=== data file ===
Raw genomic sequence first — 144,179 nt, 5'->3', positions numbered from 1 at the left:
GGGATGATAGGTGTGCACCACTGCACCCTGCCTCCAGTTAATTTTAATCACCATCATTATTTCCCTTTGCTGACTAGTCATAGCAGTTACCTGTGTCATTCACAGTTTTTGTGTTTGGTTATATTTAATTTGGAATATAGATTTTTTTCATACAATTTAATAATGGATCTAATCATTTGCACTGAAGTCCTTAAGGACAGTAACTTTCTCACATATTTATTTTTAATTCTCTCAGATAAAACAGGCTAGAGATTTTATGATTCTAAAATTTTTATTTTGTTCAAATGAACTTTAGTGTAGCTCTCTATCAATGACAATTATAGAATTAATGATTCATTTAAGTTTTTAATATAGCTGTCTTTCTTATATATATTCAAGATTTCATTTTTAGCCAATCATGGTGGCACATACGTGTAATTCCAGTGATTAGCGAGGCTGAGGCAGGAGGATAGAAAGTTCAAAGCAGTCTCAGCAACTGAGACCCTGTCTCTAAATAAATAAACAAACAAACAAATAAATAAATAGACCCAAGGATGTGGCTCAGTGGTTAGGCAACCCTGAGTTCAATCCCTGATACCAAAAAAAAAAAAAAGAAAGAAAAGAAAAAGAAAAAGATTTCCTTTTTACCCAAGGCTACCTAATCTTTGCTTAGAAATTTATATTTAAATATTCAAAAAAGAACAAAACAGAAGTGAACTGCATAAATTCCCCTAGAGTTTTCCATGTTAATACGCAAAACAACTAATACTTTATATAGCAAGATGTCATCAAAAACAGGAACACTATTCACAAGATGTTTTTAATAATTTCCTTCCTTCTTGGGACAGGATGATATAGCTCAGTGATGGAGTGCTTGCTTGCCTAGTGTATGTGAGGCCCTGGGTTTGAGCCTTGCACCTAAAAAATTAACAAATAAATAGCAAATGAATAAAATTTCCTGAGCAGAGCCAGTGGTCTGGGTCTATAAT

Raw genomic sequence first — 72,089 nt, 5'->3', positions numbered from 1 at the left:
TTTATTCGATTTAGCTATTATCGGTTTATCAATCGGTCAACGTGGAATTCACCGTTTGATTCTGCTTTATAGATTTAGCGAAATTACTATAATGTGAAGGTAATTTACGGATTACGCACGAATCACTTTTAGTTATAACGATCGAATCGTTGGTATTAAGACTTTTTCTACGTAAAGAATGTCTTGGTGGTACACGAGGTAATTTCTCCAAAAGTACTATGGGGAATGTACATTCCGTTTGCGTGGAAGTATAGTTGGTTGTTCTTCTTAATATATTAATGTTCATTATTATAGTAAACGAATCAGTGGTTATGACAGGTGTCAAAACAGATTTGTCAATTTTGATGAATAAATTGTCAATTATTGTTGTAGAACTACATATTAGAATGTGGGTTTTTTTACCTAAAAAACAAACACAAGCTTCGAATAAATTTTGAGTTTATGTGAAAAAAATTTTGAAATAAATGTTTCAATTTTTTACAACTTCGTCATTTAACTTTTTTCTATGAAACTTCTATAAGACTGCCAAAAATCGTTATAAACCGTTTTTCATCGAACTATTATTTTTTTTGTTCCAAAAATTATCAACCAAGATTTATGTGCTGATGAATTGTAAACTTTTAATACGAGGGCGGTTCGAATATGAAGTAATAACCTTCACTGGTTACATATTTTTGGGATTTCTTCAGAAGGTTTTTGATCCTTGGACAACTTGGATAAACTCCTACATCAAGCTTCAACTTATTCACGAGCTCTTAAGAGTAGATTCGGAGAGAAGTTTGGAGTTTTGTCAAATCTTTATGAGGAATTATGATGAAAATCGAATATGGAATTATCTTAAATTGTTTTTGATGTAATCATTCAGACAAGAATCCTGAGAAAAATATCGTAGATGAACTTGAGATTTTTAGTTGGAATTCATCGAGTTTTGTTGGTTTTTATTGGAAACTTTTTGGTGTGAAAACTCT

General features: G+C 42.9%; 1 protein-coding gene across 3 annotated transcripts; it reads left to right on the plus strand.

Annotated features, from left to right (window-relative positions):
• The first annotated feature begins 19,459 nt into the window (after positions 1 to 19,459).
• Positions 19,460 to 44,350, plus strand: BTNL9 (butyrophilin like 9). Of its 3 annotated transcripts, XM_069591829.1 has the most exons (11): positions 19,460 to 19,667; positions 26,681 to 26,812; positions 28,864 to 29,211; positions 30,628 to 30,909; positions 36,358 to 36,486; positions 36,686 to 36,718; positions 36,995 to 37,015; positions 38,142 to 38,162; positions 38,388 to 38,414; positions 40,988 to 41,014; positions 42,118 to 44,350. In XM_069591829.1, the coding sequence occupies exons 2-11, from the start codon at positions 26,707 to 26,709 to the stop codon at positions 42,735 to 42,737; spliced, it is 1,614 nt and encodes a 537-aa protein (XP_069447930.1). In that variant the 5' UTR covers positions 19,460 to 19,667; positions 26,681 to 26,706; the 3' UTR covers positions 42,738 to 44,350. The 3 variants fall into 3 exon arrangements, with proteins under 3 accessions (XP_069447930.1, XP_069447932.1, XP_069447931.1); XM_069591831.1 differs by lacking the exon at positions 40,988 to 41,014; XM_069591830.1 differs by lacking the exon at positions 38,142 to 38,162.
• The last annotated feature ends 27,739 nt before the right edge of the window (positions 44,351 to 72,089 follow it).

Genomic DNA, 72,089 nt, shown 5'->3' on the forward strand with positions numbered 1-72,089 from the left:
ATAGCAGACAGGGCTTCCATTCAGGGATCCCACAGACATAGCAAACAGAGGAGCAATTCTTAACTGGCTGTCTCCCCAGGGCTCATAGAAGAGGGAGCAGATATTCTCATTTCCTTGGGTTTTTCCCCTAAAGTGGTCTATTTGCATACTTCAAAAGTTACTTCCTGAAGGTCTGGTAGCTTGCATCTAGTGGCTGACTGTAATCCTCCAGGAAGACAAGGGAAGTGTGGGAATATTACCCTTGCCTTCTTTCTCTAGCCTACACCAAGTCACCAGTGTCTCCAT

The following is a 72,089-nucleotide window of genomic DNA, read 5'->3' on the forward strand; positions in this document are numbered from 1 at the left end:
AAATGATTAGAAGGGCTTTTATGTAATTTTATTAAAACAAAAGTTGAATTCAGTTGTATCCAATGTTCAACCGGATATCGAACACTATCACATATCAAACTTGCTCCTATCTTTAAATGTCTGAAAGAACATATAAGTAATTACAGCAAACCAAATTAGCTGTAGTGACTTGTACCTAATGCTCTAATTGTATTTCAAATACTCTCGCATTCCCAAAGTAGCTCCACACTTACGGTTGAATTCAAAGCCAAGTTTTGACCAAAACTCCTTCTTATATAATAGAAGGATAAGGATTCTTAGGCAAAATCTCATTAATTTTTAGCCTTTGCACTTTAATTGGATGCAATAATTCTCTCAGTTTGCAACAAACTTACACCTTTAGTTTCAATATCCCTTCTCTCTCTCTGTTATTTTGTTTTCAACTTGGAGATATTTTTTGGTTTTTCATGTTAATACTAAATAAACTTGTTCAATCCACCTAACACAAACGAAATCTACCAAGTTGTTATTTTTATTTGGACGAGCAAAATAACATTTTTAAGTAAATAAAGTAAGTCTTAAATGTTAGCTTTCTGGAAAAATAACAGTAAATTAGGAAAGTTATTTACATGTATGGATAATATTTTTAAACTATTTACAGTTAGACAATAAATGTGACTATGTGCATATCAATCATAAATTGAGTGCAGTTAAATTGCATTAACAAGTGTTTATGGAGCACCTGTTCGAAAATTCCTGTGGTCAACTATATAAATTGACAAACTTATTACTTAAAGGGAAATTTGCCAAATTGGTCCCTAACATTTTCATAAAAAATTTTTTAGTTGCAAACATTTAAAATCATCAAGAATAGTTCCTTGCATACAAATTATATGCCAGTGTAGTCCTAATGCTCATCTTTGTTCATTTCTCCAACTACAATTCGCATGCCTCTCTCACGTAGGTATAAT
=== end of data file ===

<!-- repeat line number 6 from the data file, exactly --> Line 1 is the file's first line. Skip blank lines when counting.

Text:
Annotated features, from left to right (window-relative positions):